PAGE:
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Our Lady of Sorrows

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”Those who do not weep, do not see.” ~ Victor Hugo

On the heels of the Feast of the Exaltation of the Holy Cross https://hubpages.com/religion-philosophy/Lift-High-the-Cross, the Church today pauses to reflect upon the Mother of the man who bore that cross and died upon it. The Memorial of Our Lady of Sorrows began to take root in the Catholic Church in the 12th Century, with some tracing its origins back as far as the 11th Century and the Benedictine Monks. Though it underwent a few named changes and bounced around the Liturgical Calendar a bit, Pope Pius X established the permanent date of September 15 for the Feast of the Seven Sorrows of the Blessed Virgin Mary in the year 1913. It is now simply called the Memorial of Our Lady of Sorrows.

The Seven Sorrows of Mary are the events in her life that caused excessive agony and torment to her Immaculate Heart, sorrows in which she was uniquely and intensely united to Jesus. Those Seven Sorrows are as follows:

The Prophecy of Simeon (Luke 2:34-35)

The Flight into Egypt (Matthew 2:13-21)

The Loss of Jesus for Three Days (Luke 2:41-50)

The Carrying of the Cross (John 19:17)

The Crucifixion of Jesus (John 19:18-30)

Jesus Taken Down from the Cross (John 19:39-40)

Jesus Laid in the Tomb (John 19:39-42)

Our Lady promises to bestow seven tremendous graces upon those who in turn honor her and her Son by contemplating these events daily. Those graces are as follows:

"I will grant peace to their families."

"They will be enlightened about the divine Mysteries."

"I will console them in their pains and I will accompany them in their work."

"I will give them as much as they ask for as long as it does not oppose the adorable will of my divine Son or the sanctification of their souls."

"I will defend them in their spiritual battles with the infernal enemy and I will protect them at every instant of their lives."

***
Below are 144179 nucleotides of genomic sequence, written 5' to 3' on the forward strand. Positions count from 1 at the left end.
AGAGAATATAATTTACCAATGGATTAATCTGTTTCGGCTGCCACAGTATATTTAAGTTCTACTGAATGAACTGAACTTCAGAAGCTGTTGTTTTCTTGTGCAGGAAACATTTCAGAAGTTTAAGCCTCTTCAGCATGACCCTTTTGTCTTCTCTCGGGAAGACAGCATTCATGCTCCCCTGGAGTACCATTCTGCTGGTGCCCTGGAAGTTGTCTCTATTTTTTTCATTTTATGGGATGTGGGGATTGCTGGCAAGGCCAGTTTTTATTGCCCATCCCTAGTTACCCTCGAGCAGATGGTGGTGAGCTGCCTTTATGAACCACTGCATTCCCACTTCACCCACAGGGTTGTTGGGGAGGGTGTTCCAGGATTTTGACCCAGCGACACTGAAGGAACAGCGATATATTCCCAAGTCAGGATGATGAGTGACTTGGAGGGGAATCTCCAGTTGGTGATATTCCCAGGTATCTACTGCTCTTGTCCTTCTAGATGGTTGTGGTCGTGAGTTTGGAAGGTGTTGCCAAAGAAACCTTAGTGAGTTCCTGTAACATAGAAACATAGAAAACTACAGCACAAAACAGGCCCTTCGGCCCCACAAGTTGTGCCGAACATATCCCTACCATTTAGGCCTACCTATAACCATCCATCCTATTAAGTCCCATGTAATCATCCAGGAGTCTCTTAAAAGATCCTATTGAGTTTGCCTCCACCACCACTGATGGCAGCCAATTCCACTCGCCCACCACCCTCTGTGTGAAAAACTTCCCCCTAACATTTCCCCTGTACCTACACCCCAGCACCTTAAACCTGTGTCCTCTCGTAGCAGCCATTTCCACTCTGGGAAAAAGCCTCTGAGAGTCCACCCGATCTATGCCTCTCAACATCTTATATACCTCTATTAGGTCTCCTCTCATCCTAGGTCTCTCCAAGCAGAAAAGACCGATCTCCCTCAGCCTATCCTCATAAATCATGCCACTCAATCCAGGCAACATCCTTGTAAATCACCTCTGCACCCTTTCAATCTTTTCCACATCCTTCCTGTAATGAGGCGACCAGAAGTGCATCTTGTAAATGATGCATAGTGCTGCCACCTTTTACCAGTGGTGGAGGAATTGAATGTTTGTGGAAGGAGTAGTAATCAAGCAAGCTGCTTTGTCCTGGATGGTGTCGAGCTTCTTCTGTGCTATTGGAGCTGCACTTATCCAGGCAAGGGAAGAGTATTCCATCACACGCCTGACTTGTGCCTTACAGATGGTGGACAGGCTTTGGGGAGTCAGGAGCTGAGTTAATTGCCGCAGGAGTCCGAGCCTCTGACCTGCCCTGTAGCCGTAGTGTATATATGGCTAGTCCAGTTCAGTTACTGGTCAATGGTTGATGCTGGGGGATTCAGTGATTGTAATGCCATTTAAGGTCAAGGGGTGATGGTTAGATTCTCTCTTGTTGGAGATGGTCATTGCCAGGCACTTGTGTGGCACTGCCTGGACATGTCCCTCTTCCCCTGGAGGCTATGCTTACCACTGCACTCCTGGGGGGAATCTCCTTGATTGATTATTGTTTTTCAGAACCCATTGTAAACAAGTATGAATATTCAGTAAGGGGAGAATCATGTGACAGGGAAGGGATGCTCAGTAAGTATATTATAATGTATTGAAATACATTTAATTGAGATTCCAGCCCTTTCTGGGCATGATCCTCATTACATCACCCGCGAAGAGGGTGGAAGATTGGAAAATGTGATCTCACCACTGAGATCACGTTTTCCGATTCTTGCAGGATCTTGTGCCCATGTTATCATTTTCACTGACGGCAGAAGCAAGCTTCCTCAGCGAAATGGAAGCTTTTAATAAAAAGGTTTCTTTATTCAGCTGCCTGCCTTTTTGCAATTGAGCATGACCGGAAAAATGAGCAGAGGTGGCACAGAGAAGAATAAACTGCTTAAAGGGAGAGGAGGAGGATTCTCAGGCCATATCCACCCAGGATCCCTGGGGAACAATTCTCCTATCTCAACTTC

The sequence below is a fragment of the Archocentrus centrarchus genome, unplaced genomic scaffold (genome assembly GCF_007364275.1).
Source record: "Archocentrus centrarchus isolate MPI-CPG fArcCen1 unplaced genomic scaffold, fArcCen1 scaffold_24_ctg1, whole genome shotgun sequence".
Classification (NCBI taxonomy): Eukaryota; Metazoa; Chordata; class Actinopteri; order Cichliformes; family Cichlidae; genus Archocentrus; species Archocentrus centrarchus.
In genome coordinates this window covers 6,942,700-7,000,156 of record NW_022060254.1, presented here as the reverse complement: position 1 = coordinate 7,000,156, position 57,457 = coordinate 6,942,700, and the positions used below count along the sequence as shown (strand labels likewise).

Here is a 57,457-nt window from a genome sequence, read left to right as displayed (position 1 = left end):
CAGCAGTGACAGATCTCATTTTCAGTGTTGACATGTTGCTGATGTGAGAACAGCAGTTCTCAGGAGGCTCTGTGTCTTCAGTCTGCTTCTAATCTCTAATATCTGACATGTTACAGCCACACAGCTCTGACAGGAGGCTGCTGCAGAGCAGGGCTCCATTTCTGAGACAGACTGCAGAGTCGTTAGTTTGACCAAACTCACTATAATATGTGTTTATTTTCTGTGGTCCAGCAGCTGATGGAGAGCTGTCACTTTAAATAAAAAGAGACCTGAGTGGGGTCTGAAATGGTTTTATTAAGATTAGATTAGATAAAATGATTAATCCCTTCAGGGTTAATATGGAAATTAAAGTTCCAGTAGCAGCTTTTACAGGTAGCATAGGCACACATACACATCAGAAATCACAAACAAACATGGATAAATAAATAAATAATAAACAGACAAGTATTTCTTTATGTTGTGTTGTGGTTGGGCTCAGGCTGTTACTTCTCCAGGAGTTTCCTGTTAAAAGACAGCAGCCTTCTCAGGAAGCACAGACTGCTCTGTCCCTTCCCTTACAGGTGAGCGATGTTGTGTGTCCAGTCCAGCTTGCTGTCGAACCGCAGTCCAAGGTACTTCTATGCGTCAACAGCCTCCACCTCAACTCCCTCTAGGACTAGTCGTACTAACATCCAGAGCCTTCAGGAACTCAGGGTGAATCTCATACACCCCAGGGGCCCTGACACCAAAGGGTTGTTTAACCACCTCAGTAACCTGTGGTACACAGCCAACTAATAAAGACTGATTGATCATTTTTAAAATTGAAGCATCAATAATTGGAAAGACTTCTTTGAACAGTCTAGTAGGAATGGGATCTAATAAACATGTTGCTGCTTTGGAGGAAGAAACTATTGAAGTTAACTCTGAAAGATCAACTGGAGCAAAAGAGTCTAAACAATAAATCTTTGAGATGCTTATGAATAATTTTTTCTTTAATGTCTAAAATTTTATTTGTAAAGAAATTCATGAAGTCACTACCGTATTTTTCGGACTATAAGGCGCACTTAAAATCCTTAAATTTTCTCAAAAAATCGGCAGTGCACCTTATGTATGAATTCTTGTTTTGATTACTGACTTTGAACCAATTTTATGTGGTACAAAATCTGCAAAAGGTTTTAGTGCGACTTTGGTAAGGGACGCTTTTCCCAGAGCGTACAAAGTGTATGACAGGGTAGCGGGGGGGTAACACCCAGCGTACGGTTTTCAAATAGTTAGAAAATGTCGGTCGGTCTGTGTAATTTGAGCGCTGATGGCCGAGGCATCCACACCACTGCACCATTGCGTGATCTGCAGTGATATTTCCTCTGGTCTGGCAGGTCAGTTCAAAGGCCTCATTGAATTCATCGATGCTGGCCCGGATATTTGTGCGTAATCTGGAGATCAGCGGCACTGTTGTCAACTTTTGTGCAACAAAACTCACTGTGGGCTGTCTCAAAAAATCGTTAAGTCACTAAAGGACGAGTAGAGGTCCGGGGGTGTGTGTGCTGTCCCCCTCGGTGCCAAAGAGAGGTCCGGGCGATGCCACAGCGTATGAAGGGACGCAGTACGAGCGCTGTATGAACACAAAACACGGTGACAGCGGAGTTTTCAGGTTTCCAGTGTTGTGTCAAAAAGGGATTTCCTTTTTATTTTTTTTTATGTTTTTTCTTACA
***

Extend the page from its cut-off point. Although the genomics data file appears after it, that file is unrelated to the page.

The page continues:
"I will visibly help them at the moment of their death; they will see the face of their mother."

Our Blessed Mother revealed these seven promises to Saint Bridget of Sweden in the 14th century. "I have obtained this grace from my divine Son,” Mary said to Saint Bridget, “that those who propagate this devotion to my tears will be taken directly from this earthly life to eternal happiness, since all their sins will be forgiven and my Son will be their eternal consolation and joy." On October 13th, 1917, during her last apparition and the Miracle of the Sun at Fatima, Mary appeared not only as Our Lady of the Rosary and As Our Lady of Mount Carmel, but also as Our Lady of Sorrows.

Saint Ambrose saw Mary as a sorrowful yet powerful figure at the cross. Mary stood fearlessly at the cross while others fled. Of Mary’s profound grief at the foot of the Cross, St. Bernardine professed that “if all the sorrows of the world were united, they would not equal that of the glorious Virgin Mary." She looked on her Son’s wounds with pity, but saw in them the salvation of the world. Like her Son Jesus, Mary shows us that suffering has salvific value.

What makes our Blessed Mother's sorrow so unfathomable is that Jesus was not only her Son, but also her Lord and Savior. In our 1st Reading today (1 Corinthians 12:12-14, 27-31), Saint Paul engages in his mystical body of Christ discourse, wherein he explains that each member of Christ’s family, “his people; the sheep of his flock,” as Psalm 100 appropriately proclaims during today’s Responsorial Psalm, although many, serve as one body. One can’t help but think of Mary as the true and Immaculate heart of this mystical body, a heart she shares with her son, whose infant heart once beat within her womb. This pure and spotless heart would be pierced as Simeon foreshadowed in today’s Gospel (Luke 2:33-35). An angel spoke these words to St. Bridget: "As the rose grows up amongst thorns, so the Mother of God advanced in years in the midst of sufferings; and as the thorns increase with the growth of the rose, so also did the thorns of her sorrows increase in Mary, the chosen rose of the Lord, as she advanced in age; and so much the more deeply did they pierce her heart.“

Our duty as Catholics is to know the truth, to live the truth, and to defend the truth while sharing it courageously with others. There will be times when we will be called to suffer for the truth as well. May we look to unite our hearts to the sinless and immaculate heart of Mary during our times of sorrow and heartbreak so that we may grow to be worthy of the great promises of Christ.

“We unite our hearts with yours, especially this day, Sorrowful Mother, when we recall the Seven Sorrows of your Heart. Hear our prayers, especially the prayers of those most in need of your intercession . . . through your Son, Jesus Christ our Lord.” ~ Amen

For more on today’s 1st Reading and Paul’s teachings as they relate to the Church as the Mystical Body of Christ, please revisit my previous Reflection on the topic:

https://hubpages.com/religion-philosophy/Daily-Mass-Reflections-918

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Comments

jacob on September 17, 2020:

There is only one mediator that is Jesus Christ. We are saved by the sacrifice of Jesus.